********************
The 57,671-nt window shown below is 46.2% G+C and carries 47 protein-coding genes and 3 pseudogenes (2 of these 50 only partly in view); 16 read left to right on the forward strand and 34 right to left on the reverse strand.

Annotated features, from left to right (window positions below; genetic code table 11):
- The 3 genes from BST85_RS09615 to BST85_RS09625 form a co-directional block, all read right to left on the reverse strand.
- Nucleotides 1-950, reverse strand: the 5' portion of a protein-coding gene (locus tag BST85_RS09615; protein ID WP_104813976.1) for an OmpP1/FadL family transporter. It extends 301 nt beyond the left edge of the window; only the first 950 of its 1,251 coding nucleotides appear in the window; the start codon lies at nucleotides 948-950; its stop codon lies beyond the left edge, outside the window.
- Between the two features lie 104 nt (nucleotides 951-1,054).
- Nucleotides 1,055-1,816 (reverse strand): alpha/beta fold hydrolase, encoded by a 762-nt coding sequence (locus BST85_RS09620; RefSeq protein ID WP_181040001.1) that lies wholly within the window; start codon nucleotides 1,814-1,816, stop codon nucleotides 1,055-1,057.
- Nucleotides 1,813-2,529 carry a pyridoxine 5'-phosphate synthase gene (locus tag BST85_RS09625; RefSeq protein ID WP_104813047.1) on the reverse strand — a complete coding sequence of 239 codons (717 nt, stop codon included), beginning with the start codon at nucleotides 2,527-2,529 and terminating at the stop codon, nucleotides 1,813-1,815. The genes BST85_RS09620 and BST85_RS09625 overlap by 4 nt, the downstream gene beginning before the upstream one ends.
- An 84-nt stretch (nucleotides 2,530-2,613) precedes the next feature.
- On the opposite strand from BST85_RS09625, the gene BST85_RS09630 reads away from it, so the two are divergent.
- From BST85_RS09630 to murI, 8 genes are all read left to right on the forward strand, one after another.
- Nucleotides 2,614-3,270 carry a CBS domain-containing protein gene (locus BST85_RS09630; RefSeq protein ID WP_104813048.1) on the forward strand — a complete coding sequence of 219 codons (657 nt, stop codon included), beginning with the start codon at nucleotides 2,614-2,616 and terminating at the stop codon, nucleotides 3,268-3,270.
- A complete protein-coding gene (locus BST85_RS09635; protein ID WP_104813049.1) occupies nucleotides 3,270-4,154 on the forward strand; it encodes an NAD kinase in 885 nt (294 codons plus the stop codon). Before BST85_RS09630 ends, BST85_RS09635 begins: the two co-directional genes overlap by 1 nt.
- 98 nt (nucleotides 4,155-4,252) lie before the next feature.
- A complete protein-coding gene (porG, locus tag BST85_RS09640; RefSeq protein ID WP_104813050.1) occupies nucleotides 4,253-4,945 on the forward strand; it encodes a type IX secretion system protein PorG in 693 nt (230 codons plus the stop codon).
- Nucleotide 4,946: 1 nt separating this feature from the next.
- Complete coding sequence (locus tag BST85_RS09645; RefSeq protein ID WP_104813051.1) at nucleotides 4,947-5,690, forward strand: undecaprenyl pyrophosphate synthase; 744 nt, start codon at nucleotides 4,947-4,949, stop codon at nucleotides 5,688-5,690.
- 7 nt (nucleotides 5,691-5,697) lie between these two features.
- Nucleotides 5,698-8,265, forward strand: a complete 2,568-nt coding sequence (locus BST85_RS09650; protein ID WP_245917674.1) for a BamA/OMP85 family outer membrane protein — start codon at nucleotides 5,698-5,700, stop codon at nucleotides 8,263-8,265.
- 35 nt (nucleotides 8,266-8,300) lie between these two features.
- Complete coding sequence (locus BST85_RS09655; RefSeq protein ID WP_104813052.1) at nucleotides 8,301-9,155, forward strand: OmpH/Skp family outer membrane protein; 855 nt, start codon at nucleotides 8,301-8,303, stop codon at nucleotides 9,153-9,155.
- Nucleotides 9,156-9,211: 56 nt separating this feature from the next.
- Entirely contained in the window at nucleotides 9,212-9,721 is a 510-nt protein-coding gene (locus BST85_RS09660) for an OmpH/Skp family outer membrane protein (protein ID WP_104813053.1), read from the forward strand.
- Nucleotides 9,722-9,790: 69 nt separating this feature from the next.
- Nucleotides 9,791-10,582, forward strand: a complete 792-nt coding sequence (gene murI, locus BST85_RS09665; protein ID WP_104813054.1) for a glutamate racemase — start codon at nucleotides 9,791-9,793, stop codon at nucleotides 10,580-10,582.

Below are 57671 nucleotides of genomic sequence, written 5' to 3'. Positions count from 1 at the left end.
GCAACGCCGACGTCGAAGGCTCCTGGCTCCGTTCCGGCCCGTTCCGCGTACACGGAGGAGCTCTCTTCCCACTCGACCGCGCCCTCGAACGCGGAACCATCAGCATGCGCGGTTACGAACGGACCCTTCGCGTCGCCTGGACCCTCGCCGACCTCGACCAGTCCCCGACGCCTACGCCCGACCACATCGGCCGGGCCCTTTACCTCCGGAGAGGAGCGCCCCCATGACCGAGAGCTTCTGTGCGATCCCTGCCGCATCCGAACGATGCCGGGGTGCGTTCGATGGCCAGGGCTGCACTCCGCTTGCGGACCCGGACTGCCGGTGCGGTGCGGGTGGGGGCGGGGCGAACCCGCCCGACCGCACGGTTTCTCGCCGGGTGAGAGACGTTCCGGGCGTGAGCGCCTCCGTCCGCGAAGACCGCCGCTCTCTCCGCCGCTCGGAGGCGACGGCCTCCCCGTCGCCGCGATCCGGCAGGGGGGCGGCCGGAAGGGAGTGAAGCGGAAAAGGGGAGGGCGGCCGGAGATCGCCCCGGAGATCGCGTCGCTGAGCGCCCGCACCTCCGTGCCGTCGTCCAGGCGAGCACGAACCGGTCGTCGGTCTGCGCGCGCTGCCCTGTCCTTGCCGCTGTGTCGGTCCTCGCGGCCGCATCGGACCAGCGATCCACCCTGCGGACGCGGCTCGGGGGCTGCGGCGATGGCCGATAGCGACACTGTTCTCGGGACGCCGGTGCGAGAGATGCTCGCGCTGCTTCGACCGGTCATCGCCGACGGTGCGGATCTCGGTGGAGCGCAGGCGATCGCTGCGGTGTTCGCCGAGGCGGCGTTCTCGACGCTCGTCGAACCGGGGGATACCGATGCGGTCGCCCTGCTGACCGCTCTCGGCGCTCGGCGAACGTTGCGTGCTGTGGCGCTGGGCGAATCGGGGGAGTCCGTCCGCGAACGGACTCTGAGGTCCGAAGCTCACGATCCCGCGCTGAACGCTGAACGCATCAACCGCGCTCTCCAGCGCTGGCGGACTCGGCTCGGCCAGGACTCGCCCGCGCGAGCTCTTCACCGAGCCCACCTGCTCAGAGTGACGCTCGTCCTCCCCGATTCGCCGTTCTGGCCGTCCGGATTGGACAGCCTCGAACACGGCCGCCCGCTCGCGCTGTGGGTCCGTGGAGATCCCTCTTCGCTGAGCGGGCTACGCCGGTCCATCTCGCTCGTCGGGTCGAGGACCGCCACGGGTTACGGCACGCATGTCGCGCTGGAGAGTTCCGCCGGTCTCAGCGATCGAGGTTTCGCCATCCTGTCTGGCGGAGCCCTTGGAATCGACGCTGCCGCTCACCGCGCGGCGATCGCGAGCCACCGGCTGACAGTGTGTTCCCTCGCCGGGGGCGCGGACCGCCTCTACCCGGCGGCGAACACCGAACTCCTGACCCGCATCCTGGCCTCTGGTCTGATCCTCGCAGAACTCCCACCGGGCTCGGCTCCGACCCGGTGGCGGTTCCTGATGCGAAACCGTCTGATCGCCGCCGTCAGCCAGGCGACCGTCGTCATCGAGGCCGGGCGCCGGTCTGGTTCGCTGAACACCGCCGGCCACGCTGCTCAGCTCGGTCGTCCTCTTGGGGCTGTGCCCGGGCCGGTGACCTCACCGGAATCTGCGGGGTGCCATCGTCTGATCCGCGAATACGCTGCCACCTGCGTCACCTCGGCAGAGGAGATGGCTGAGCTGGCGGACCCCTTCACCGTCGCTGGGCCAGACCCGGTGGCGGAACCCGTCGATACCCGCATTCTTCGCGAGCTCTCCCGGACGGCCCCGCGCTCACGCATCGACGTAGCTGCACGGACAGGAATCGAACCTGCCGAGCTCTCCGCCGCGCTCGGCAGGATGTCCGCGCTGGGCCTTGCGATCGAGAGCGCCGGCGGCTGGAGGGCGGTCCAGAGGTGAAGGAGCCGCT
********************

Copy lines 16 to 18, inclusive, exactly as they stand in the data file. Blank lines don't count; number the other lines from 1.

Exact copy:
- Complete coding sequence (locus tag BST85_RS09645; RefSeq protein ID WP_104813051.1) at nucleotides 4,947-5,690, forward strand: undecaprenyl pyrophosphate synthase; 744 nt, start codon at nucleotides 4,947-4,949, stop codon at nucleotides 5,688-5,690.
- 7 nt (nucleotides 5,691-5,697) lie between these two features.
- Nucleotides 5,698-8,265, forward strand: a complete 2,568-nt coding sequence (locus BST85_RS09650; protein ID WP_245917674.1) for a BamA/OMP85 family outer membrane protein — start codon at nucleotides 5,698-5,700, stop codon at nucleotides 8,263-8,265.